Q: Do you think social investing is a fad or here to stay?  What does the future of social investing look like in your opinion?

A: I think slow growth and continued experimentation is where we are right now. The 1.0 version has been around for a while—message boards, stock message broads, and so on serve some purpose.  But they have low quality social contacts in those environments and those conversations are not tightly coupled with investing products and platforms.

The 2.0 version will include features and functionality like you see with Facebook, Twitter and Linkedin. I think you’ll see a very different landscape five years from now.

Q: What advice do you have for companies interested in pursuing the social investing space?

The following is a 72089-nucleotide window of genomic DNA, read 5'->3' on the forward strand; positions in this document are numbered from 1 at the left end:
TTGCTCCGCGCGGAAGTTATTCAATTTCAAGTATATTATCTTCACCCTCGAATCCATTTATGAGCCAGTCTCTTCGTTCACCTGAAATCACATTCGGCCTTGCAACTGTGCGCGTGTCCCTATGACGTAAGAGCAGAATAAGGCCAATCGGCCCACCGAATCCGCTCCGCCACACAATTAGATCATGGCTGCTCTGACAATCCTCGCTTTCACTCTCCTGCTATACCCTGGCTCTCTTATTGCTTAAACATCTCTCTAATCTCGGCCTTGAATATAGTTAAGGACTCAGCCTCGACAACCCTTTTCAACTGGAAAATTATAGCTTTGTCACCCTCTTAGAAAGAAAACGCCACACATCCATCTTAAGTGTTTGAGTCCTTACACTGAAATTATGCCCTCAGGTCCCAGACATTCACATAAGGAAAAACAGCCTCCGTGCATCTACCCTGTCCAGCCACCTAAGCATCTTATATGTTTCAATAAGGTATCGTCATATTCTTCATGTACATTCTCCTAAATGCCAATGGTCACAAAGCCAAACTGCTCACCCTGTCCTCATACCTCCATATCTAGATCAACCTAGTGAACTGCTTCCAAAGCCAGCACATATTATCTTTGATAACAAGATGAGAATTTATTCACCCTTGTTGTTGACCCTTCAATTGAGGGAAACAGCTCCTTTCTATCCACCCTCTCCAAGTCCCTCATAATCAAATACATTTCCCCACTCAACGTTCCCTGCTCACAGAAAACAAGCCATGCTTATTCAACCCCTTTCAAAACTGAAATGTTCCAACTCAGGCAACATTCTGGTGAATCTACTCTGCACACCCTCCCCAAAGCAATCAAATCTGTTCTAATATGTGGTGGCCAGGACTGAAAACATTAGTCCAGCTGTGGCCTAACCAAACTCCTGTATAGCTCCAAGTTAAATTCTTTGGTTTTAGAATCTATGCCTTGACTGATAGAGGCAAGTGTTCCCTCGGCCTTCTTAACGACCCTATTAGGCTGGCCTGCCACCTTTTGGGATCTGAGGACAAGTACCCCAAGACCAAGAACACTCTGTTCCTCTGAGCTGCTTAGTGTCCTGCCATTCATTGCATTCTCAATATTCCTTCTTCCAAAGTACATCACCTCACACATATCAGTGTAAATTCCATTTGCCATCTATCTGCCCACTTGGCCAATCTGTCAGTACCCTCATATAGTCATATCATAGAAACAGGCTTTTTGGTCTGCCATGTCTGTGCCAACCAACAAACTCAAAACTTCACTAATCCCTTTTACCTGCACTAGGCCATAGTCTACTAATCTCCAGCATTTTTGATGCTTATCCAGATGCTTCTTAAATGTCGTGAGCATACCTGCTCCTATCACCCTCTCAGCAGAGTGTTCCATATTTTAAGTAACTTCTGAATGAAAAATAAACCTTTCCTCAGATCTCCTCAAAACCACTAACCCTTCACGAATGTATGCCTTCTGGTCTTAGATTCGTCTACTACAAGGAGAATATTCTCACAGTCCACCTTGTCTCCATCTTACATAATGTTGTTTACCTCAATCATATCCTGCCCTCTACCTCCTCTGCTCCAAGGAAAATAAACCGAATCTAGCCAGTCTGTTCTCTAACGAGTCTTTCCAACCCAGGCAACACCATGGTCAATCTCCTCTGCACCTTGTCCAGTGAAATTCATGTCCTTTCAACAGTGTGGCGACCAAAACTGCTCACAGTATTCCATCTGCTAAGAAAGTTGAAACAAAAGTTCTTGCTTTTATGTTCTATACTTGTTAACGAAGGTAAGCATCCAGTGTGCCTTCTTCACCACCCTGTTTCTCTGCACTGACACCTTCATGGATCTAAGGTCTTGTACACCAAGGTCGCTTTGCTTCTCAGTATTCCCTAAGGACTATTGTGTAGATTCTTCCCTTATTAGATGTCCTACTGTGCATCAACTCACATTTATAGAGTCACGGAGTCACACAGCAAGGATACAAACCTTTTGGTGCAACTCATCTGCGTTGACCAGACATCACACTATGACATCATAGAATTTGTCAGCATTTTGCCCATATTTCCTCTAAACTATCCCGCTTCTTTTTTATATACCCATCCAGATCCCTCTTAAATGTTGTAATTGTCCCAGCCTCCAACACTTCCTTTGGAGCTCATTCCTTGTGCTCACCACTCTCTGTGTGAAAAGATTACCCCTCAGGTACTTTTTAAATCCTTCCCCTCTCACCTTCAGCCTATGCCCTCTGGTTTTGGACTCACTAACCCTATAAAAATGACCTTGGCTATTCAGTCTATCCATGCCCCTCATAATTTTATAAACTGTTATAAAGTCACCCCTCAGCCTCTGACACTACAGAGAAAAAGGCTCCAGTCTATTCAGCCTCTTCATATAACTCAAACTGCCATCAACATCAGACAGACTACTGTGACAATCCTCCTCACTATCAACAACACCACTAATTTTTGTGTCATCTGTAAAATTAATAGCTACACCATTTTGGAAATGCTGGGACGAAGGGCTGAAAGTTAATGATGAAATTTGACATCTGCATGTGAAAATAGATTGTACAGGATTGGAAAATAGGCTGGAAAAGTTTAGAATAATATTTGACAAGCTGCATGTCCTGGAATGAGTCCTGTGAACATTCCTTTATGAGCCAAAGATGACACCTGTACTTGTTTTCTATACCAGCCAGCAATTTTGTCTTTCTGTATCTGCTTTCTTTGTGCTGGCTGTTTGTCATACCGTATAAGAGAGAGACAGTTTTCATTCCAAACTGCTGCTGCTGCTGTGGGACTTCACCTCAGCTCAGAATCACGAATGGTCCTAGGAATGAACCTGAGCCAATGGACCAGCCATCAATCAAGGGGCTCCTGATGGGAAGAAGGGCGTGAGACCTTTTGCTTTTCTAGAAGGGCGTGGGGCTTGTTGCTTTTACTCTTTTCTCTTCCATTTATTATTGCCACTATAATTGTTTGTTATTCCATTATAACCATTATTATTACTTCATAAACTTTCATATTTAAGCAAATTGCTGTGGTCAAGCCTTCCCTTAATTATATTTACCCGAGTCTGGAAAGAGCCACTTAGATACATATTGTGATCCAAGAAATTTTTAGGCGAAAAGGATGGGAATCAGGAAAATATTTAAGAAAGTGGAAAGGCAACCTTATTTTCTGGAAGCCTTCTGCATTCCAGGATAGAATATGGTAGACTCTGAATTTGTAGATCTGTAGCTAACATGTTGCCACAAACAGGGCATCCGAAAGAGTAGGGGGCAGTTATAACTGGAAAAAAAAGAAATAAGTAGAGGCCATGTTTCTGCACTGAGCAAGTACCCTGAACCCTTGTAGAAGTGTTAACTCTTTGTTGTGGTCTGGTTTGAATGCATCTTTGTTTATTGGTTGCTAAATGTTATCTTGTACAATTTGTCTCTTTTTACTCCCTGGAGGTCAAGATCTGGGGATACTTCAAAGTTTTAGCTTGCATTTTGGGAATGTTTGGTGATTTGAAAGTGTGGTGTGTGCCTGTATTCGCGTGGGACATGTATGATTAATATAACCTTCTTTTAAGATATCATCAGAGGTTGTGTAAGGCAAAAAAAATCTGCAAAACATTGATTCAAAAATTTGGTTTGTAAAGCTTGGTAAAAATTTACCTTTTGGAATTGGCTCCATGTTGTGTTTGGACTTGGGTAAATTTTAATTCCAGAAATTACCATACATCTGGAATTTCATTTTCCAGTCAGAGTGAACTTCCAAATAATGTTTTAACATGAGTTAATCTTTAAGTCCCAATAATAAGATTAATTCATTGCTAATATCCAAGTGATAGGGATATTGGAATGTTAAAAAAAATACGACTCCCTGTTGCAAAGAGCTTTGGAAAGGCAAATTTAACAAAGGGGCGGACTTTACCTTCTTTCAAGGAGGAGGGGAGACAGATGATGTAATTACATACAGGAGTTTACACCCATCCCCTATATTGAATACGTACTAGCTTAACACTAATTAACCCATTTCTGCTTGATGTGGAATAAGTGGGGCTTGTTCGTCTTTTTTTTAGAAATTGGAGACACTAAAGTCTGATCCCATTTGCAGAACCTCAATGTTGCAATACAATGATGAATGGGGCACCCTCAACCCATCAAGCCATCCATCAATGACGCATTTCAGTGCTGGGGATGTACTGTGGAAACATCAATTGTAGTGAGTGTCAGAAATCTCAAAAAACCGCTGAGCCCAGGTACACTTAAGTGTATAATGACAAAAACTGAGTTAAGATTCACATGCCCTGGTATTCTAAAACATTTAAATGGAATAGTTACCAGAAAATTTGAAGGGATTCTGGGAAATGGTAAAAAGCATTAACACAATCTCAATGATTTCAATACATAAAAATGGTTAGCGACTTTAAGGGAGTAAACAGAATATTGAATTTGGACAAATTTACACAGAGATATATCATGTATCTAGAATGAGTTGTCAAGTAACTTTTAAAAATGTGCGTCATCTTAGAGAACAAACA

A: The number one thing is to look at the universe from the perspective of the potential investor.  And, take out as much friction from the process as possible. Not everyone wants to become an investment advisor or spend a lot of time supervising and minding investment strategies. This is one of the advantages of drafting onto someone else’s investment choices.  Simplifying the process but also making it smart so you don’t have to put a massive amount of time into it is really important.

The second thing is having a clear notion and a firm grip on the business model. A successful product will have its own natural gravity just like other social platforms have done without a huge marketing spend. 

But some of the early examples I’ve seen weren’t so simple from a user perspective.  They had lots of forms to fill out and had high barriers with regard to investable funds required.

You have to remember, especially with investing, people tend to want to take baby steps when there’s a new behavior in the marketplace.  But this is normal for every new technology—these are the birthing pains in a particular category, and I think we’re in the early days of this product category.